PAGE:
September 23, 2012

My Thoughts on Genesis 1:1

As an exercise in faith seeking to understand all that God has provided for me in His written Word, I began writing some thoughts down as I read Genesis 1:1. There is a lot that could be written on this verse, but my aim was simply to look at what it says and what I can learn from it. I also included a note about the first book of the Bible, of which this verse is the opening one.

In the beginning, God created the heavens and the earth. 
(Genesis 1:1 ESV)

Moses began this Genesis story with a statement of fact, the fact that Elohim (God) created the heavens and the earth. The heavens and the earth include everything. The only uncreated thing is God, who alone is Creator. The beginning was when and where it all started. Nothing created is without a beginning in space and time. This verse presents some of the qualities or characteristics of the God of Israel as eternal, powerful, creative, and beyond space and time. But creation is presented as temporal and dependent. There was a time when the heavens and earth did not exist, so we say they were made from nothing.

Some clear and logical observations from Genesis 1:1 are that:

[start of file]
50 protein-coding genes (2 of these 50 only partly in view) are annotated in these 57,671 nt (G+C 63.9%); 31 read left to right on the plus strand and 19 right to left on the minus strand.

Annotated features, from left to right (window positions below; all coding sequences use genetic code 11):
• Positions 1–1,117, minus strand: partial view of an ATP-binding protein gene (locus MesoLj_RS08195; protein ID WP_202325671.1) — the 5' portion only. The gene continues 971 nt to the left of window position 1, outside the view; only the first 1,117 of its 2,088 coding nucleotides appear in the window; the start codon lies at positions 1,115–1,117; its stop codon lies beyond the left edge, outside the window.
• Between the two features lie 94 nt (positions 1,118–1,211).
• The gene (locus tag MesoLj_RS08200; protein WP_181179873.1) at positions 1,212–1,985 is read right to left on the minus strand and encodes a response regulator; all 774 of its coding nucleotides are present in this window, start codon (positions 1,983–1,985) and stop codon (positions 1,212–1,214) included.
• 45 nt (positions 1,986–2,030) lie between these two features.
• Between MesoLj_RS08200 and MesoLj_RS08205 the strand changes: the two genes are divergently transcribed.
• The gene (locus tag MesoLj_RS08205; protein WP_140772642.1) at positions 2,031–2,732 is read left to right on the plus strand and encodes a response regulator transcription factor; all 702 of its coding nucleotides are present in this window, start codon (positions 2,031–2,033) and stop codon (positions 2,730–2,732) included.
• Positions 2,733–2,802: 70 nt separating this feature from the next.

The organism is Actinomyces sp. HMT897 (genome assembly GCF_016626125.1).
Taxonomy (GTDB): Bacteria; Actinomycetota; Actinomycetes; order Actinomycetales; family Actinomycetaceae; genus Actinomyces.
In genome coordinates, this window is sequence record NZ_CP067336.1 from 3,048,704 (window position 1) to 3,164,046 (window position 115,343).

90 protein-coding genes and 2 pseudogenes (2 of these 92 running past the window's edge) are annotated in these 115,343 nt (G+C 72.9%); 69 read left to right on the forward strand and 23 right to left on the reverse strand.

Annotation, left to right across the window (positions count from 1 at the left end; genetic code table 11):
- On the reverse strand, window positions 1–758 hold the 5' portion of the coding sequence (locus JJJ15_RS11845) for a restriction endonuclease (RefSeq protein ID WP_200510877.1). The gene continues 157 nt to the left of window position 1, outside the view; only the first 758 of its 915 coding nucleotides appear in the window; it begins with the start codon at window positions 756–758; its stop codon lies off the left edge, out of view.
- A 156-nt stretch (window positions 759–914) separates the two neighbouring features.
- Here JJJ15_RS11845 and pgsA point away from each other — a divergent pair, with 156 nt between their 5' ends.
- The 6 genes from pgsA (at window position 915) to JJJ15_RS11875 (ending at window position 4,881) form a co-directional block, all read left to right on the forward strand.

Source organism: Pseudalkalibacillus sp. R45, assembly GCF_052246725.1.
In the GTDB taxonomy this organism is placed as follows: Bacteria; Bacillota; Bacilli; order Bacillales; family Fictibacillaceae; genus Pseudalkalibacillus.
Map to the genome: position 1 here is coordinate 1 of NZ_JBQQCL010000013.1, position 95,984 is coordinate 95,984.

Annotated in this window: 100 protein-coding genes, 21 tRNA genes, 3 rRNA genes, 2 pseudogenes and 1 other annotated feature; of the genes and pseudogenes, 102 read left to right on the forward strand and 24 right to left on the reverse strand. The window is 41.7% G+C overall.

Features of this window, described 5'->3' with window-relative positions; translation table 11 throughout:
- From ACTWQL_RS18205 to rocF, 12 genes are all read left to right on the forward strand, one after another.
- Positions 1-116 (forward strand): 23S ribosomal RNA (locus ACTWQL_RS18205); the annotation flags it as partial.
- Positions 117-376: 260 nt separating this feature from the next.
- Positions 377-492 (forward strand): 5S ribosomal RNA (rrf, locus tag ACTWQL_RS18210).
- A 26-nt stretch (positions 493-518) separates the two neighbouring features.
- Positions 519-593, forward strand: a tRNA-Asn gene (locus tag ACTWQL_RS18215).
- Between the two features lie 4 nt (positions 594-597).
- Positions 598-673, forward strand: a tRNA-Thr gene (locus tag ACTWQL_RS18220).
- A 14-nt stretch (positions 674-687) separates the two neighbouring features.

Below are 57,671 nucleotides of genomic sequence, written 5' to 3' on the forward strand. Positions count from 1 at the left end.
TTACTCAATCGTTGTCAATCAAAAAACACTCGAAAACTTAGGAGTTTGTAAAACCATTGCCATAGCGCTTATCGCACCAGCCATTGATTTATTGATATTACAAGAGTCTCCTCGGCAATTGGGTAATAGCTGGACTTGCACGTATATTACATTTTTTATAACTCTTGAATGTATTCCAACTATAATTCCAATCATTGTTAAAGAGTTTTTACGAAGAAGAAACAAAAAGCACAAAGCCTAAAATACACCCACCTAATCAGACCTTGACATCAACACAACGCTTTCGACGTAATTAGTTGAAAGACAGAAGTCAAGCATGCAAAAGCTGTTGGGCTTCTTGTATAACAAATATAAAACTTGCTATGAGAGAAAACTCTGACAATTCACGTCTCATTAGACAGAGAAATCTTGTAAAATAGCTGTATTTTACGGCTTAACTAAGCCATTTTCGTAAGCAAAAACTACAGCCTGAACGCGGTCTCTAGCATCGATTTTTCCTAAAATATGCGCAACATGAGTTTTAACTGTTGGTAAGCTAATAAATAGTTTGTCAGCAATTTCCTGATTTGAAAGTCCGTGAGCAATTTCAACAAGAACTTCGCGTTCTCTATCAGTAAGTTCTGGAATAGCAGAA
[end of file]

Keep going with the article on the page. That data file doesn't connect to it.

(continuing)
1. God is the creator.
2. The heavens and the earth are his creation.
3. The beginning was the time of creation.
4. Which leads us to understand that our existence depends on God.
5. We belong to God as his workmanship.
6. We may naturally feel awed by God when we are in awe of his created works, and so direct our worship to Him.
7. As God's creatures, we are dependent on him for the right knowledge of him and for the right knowledge of ourselves and how we ought to live.

A little about the book of Genesis:
The first book of Moses, or Genesis, was written to people who naturally were descendants of Adam and Eve, God's first created human couple. That would include all of us.

It was also written more specifically to the descendants of Abraham, Isaac and Jacob, three of the most prominent characters in this story. They were the Hebrews, or Israelites. Here, Moses instructed the Hebrews about their God and their beginnings. This is why Genesis is called the book of beginnings. It tells of the beginning of creation, as well as the beginnings of nations, languages, kingdoms and culture. The beginning of creation is followed by the beginning of rebellion and death, which leads to the beginning of redemption and the promise of a new creation to come.

Additionally, it is important to note that the New Testament plainly teaches that Jesus Christ created all things. In fact, the Trinity - God the Father, the Son and the Holy Spirit, each had a role to play in creation. This is a topic for another post, but nevertheless cannot go unstated.

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